2 posts

License & Registration: Addressing New York’s Police Misconduct

By Matthew Hanner

In the wake of the police killing of George Floyd, protesters flooded the streets demanding reform. States across the country responded with legislative action. Within weeks, New York State repealed Civil Rights Law § 50-a, which shielded disclosures of police misconduct records. The subsequent release of records showed the profound lack of accountability of police officers in the state. This Note argues that New York should enact a police licensing requirement to curb misconduct through uniform behavioral standards for all law enforcement officers, which would pull disciplinary power away from local departments, and prevent fired officers from regaining employment at other departments—problems that the existing remedies like internal affairs actions, civil suits, and criminal prosecutions fail to address.

Licensing creates stronger accountability because an independent state licensing commission would have the power to suspend or revoke licenses for violating professional standards. Currently, all states certify that officers meet certain standards prior to employment, and 46 states allow for revocation of these certifications. Certification boards vary state-to-state, however, in their scope of authority and permitted grounds for decertification. New York State only permits decertification of officers who are first fired from their departments. This process suffers from reliance on local department action. Examining the NYPD demonstrates how even the most well-resourced departments fail to adequately address officer misconduct when disciplinary decisions are made at the local level. Police licensing shifts authority to the state, following many other professions that already require licensing (lawyers, doctors, barbers, taxi drivers, etc.).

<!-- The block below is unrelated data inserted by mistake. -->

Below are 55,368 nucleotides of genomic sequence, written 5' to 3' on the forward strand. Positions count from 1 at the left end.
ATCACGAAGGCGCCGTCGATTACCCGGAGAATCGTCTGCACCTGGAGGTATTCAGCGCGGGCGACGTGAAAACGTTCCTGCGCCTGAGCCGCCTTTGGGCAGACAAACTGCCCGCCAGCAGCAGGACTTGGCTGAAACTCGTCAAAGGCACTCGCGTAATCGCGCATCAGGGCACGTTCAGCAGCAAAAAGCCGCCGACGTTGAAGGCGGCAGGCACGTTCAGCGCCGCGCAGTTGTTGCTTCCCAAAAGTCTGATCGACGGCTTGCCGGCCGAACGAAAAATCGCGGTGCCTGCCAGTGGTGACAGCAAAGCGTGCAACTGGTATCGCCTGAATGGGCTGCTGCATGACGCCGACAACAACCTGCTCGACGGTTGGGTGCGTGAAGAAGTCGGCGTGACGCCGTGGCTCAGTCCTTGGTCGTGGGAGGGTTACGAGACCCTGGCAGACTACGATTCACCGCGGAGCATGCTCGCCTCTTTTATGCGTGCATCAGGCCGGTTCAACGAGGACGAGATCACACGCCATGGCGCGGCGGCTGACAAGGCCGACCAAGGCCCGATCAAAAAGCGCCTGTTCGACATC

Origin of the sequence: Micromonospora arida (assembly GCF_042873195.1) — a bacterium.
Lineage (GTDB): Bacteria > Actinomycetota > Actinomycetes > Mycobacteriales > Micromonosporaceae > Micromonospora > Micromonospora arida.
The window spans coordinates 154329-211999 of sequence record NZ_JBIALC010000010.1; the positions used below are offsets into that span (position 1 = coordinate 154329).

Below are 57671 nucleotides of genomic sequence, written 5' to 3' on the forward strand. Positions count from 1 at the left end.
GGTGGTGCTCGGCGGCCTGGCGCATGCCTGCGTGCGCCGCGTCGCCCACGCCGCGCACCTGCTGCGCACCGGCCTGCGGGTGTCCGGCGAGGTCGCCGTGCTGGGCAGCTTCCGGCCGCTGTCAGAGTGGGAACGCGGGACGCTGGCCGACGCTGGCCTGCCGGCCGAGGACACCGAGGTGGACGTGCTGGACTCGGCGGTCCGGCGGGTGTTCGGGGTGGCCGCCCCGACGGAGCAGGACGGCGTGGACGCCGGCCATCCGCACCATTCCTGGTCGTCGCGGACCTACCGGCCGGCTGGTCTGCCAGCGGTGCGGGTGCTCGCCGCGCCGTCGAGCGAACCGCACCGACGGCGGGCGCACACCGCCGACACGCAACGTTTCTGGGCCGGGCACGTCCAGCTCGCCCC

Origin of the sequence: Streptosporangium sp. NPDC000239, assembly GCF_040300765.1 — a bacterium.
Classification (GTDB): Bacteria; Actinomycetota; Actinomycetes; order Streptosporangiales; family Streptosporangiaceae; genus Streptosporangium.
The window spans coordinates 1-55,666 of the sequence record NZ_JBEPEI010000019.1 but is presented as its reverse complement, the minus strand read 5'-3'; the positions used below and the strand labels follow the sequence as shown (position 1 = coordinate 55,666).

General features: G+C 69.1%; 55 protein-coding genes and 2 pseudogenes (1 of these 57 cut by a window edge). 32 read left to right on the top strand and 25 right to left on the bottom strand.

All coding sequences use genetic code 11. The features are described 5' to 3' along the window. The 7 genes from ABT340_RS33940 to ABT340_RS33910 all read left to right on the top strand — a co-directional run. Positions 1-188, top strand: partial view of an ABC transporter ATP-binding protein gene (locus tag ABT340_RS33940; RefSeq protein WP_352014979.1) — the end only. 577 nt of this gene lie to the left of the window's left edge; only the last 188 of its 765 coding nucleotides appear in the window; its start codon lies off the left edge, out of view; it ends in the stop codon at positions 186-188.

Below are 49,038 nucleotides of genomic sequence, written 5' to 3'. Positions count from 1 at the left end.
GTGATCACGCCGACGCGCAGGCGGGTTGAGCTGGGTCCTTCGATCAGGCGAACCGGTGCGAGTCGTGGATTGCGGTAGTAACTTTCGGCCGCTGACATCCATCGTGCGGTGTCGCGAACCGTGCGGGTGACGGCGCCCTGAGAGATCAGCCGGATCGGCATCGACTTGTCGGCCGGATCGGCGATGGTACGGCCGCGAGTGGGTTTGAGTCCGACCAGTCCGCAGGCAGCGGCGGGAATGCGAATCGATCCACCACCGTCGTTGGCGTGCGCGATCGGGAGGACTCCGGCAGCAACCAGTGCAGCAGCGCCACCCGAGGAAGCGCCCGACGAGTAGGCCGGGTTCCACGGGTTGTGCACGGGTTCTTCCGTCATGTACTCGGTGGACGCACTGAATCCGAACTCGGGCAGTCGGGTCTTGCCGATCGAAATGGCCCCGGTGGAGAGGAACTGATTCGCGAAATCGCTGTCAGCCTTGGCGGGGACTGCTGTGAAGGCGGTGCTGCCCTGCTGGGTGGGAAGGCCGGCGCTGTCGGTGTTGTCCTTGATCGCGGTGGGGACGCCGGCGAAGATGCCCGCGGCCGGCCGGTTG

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Re-Examining the “McDonnell Problem”: Federal Prosecutors’ Ample Room to Prosecute State and Local Government Corruption

By Ourania S. Yancopoulos

Historically, states have relied on the federal government to prosecute corruption involving their public officials and employees. In McDonnell v. United States, however, the Supreme Court purported to limit the definition of “official act” as used in the federal bribery, honest services fraud, and Hobbs Act extortion statutes—three of the Government’s most potent tools against public corruption. Many observers concluded that the ruling would obstruct or all but end the federal prosecution of government corruption at the state and local levels. To test this claim, this Note presents and analyzes a novel dataset of hundreds of prosecutions in five federal districts in the six years before and after McDonnell. The data show that federal prosecutors in these districts have neither stopped charging nor convicting state and local government corruption. Together with an assessment of post-McDonnell case law, this Note concludes that claims of the so-called “McDonnell Problem” are overstated.

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